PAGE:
Top-secret documents leaked online in recent weeks. The chilling assessment of the enhanced strike capabilities of Beijing’s People’s Liberation Army is in one of a slew of confidential Pentagon papers uploaded to online message boards since late last year, federal investigators say.

Beyond the Second Island Chain

The Washington Post said that among the documents was a February 28 top-secret report compiled by the Joint Chiefs of Staff intelligence directorate that detailed China’s successful test launch of an advanced intermediate-range DF-27 hypersonic glide missile a few days earlier.

In an article by Josh Rogin, the Post pointed out that “the DF-27 is designed to enhance [China’s] ability to hold targets at risk beyond the Second Island Chain”, comprising the area stretching from Japan to the Marianas to Micronesia.

Rogin said a 2021 Defense Department report estimated that the DF27 has a range of up to 8,000 kilometers, or nearly 5,000 miles, putting it within striking distance of most of the Pacific, including the US territory of Guam which is home to the strategic US military bases in the Pacific Ocean.

“If American ships can be held at bay and US forces in Asia can be targeted at will, any allied intervention in Taiwan’s defense would be more difficult and costly,” added Rogin.

The new DF27 missile has a glide vehicle that can travel more than five times the speed of sound and can maneuver in flight making it almost impossible to shoot down.

In a parallel development, Mark Moore wrote in the New York Post “Beyond the development of the DF-27, China is expanding its arsenal as it becomes more aggressive militarily in the South China Sea, launching an improved aircraft carrier, seeking to secure a military outpost in the Pacific, and accelerating the expansion of its nuclear weapons program.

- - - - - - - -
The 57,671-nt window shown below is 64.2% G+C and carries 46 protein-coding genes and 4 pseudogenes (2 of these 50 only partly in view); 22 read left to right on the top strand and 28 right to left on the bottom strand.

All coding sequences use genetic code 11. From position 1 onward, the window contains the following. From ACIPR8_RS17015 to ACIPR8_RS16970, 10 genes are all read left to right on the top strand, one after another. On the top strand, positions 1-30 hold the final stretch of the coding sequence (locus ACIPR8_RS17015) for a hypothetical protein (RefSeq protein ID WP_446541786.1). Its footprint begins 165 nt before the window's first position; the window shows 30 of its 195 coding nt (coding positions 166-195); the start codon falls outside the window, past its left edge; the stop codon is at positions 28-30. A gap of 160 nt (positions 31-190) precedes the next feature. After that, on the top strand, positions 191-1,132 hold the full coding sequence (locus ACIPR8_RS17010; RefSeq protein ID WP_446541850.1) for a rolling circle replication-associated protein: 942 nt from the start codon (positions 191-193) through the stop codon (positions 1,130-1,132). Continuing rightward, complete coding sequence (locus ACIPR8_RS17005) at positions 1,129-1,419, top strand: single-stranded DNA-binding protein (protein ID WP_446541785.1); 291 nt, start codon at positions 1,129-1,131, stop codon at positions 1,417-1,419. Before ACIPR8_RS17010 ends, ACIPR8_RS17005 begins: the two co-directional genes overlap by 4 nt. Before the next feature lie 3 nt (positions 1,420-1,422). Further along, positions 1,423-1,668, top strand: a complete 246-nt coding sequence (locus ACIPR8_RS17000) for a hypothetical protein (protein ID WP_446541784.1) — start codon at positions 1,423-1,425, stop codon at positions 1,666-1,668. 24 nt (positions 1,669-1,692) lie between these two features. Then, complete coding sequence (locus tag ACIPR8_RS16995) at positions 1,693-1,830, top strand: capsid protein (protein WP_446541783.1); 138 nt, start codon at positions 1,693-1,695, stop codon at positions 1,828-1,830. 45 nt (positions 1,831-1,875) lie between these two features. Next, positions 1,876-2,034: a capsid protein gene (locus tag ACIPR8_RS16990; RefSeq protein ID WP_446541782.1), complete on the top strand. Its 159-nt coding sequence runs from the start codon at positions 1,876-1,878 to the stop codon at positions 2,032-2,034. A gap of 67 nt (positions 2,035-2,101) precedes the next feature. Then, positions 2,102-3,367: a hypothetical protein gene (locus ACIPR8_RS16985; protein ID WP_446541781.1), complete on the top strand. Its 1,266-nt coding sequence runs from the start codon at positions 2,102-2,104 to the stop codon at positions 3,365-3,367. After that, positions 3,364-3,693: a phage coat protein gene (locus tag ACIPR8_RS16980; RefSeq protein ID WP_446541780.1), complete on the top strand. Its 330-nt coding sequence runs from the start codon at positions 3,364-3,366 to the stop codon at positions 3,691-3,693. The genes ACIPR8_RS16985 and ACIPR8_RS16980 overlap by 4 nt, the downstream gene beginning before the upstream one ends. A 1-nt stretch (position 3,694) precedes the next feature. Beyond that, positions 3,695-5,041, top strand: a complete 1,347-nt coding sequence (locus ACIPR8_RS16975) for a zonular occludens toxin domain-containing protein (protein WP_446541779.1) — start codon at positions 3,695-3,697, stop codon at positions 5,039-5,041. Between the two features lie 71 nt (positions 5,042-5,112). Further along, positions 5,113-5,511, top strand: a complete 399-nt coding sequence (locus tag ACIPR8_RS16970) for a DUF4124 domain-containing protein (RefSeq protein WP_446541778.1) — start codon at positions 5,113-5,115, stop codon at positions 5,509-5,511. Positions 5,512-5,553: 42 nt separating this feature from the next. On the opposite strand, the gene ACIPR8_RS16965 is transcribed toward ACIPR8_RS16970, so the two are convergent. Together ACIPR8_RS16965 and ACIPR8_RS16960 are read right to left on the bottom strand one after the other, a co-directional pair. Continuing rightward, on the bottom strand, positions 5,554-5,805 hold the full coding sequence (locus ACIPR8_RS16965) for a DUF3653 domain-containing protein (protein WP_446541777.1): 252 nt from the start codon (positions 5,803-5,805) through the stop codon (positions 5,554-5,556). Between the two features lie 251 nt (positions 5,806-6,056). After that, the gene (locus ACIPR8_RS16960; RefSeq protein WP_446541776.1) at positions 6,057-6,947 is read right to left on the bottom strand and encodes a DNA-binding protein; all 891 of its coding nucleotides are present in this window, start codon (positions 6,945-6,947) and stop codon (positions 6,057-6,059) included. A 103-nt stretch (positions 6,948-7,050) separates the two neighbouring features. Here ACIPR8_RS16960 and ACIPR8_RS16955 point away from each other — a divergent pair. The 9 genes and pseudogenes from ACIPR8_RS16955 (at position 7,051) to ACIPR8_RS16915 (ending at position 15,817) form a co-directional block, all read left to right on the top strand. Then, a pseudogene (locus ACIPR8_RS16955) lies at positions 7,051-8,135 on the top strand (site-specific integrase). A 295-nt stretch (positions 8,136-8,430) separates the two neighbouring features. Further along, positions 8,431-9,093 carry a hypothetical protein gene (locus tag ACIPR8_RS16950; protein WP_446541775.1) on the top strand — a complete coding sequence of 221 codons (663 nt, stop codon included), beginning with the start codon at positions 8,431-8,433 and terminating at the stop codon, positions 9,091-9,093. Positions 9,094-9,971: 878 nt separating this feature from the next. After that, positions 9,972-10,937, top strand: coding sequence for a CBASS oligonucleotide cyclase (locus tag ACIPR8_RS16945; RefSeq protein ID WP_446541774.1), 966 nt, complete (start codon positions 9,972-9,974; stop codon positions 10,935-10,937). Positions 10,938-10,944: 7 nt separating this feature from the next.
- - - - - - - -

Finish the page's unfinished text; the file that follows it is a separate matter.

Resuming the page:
China deploys DF27, inter-regional ballistic missiles with a hypersonic vehicle that can travel more than Mach 5.

“In March, the Federation of American Scientists (FAS) said Beijing is constructing roughly 350 new nuclear-missile silos, hundreds of nuclear warheads and bases for mobile missile launchers. China is continuing the nuclear weapons modernization program that it initiated in the 1990s and 2000s, but is expanding it significantly by fielding more types and greater numbers of nuclear weapons than ever before.”

This is not the first hypersonic test that has unsettled the Biden administration.

In 2021, China tested a nuclear-capable missile carrying a hypersonic vehicle that went around the globe.


<strong>Adolfo Quizon Paglinawan</strong>
Adolfo Quizon Paglinawan

is the anchor of Ang Maestro – the Unfinished Revolution at Radyo Pilipinas1, co-host of Opinyon Ngayon at Golden Nation Network Television, a political analyst, and author of books.

His third book, The Poverty of Power will soon be off-the-press. It is a historiography of controversial issues of spanning 36 years leading to the Demise of the Edsa Revolution and the Rise of the Philippine Phoenix. Paglinawan’s past best sellers have been A Problem for Every Solution (2015), a characterization of factors affecting Philippine-China relations, and No Vaccine for a Virus called Racism (2020) a survey of international news attempting to tracing its origins. These important achievements earned for him to be named one of the 2021 international laureates for the Awards for the Promotion of Philippine-China Understanding. Ado, as he called for short, was a former press attaché and spokesman of the Philippine Embassy in Washington DC and the Philippines’ Permanent Mission to the United Nations in New York. Facebook